Turkey’s President Tayyip Erdogan and members of the opposition came together on Saturday to mark the anniversary of last year’s failed coup, in a moment of ceremonial unity all but overshadowed by the sweeping purges that have shaken society since.
The gathering in parliament was one of the first in a string of events planned through the weekend to commemorate the night of July 15, when thousands of unarmed civilians took to the streets to defy rogue soldiers who commandeered tanks and warplanes and bombed parliament in an attempt to seize power.
More than 240 people died before the coup was put down, a show of popular defiance that has likely ended decades of military interference in Turkish politics.
But along with a groundswell of nationalism, the coup’s greatest legacy has been the far-reaching crackdown.
Some 150,000 people have been sacked or suspended from jobs in the civil service and private sector and more than 50,000 detained for alleged links to the putsch. On Friday, the government said it had dismissed another 7,000 police, civil servants and academics for suspected links to the Muslim cleric it blames for the putsch.
“Our people did not leave sovereignty to their enemies and took hold of democracy to the death,” Prime Minister Binali Yildirim said, as Erdogan and members of opposition parties looked on. “These monsters will surely receive the heaviest punishment they can within the law.” Critics, including rights groups and some Western governments, say that Erdogan is using the state of emergency introduced after the coup to target opposition figures including rights activists, pro-Kurdish politicians and journalists.
The pro-Kurdish Peoples’ Democratic Party (HDP) was represented by its deputy chairman as the party’s two co-leaders are in jail – as are local members of rights group Amnesty International and nearly 160 journalists, according to the Committee to Protect Journalists.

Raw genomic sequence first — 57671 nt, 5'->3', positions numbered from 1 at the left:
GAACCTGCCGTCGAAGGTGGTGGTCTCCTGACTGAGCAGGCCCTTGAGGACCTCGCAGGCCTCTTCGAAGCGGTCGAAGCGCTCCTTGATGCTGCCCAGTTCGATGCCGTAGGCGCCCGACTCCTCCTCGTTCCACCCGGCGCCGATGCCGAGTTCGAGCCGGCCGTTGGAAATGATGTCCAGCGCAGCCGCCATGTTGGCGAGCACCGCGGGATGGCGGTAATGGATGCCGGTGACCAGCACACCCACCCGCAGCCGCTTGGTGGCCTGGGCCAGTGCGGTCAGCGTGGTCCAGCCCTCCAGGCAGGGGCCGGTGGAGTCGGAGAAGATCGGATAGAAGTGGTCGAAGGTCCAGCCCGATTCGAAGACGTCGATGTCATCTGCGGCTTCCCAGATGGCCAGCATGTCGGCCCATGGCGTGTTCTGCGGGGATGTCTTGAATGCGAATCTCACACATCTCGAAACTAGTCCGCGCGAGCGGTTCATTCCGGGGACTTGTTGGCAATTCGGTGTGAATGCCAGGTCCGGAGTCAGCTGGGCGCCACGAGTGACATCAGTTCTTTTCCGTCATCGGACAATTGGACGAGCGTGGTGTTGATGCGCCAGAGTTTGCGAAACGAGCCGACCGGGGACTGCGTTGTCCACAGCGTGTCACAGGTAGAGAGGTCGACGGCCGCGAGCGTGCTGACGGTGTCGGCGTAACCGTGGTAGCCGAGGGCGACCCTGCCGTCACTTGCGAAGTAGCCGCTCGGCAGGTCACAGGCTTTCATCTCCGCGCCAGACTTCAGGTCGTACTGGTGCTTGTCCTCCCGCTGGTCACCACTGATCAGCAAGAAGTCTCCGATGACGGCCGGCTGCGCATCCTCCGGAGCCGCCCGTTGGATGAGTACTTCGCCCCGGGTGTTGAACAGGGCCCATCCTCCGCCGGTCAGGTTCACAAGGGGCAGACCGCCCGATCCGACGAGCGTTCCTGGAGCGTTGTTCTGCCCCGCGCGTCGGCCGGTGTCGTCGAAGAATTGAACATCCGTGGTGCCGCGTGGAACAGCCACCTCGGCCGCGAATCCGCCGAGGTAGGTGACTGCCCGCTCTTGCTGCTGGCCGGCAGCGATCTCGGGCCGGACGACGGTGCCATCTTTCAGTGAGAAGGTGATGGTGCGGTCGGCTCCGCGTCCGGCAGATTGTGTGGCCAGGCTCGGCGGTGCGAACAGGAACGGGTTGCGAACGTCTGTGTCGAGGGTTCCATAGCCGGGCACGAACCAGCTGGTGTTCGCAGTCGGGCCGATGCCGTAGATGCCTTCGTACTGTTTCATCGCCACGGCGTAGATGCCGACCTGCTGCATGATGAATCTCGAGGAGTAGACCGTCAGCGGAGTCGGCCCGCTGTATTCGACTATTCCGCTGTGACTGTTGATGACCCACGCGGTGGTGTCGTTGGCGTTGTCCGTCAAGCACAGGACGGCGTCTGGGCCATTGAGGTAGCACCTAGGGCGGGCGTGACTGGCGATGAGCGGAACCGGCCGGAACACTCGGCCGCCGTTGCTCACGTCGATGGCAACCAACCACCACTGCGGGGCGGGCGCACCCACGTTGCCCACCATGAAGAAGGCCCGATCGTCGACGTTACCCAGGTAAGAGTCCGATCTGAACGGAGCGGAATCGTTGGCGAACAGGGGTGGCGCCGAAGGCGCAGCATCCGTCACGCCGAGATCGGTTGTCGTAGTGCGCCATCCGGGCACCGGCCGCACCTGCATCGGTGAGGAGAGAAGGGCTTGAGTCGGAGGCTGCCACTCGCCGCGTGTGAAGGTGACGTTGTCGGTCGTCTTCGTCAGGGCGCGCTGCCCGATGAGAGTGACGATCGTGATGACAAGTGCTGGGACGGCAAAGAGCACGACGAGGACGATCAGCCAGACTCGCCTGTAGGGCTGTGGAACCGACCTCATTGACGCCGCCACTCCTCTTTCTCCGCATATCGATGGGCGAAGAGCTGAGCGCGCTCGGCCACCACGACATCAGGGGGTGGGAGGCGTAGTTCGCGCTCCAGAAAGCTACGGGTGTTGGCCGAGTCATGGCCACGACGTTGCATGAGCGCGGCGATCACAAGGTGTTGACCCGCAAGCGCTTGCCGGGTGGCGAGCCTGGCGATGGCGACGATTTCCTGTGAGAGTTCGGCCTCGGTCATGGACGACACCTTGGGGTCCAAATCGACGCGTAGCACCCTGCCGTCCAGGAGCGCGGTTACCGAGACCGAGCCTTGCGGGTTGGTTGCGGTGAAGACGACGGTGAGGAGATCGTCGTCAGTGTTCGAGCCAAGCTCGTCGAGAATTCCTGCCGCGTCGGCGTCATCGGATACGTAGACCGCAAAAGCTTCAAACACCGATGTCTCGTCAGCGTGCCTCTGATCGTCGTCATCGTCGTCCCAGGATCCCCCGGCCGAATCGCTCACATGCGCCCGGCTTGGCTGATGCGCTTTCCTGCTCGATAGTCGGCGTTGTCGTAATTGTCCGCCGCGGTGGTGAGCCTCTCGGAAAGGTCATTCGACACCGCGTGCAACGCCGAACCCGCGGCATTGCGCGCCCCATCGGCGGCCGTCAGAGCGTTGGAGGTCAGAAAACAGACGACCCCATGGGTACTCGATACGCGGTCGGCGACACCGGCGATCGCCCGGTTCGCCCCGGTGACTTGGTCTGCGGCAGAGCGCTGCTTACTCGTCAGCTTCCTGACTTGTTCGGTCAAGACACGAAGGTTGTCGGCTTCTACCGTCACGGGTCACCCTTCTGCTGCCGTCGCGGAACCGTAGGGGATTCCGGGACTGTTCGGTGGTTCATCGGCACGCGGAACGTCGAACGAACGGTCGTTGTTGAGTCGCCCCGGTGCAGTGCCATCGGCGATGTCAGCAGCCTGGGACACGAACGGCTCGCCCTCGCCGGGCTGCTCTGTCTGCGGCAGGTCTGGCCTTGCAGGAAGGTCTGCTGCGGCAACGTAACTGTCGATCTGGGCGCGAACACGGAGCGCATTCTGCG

‘JUSTICE DESTROYED’ At the parliamentary ceremony, the head of the main opposition Republican People’s Party (CHP) decried what he said was the erosion of democracy following the coup.
“This parliament, which withstood bombs, has been rendered obsolete and its authority removed,” said Kemal Kilicdaroglu, in a reference to an April referendum that Erdogan narrowly won, giving him sweeping executive powers.
“In the past year, justice has been destroyed. Instead of rapid normalization, a permanent state of emergency has been implemented.” Kilicdaroglu this month finished a 25-day, 425 km (265 mile) “justice march” from Ankara to Istanbul, to protest the detention of a CHP lawmaker. The march, although largely ignored by the pro-government media, culminated in a massive rally in Istanbul against the crackdown.
In the run-up to the anniversary of July 15, Turkish media has been saturated by coverage from last year’s coup, with some channels showing almost constant footage of young men and even headscarved mothers facing down armed soldiers and tanks in Istanbul.
One man, 20-year-old Ismet Dogan, said he and his friends took to the streets of Istanbul the night of the coup after they heard the call from Erdogan to defy the soldiers. He was shot in both legs by soldiers, he told the website of broadcaster TRT Haber.
“My friends and I said, ‘We have one nation, if we are to die, let’s do it like men’,” he said. “Everyone who was there with me had come there to die. Nobody was afraid of death.”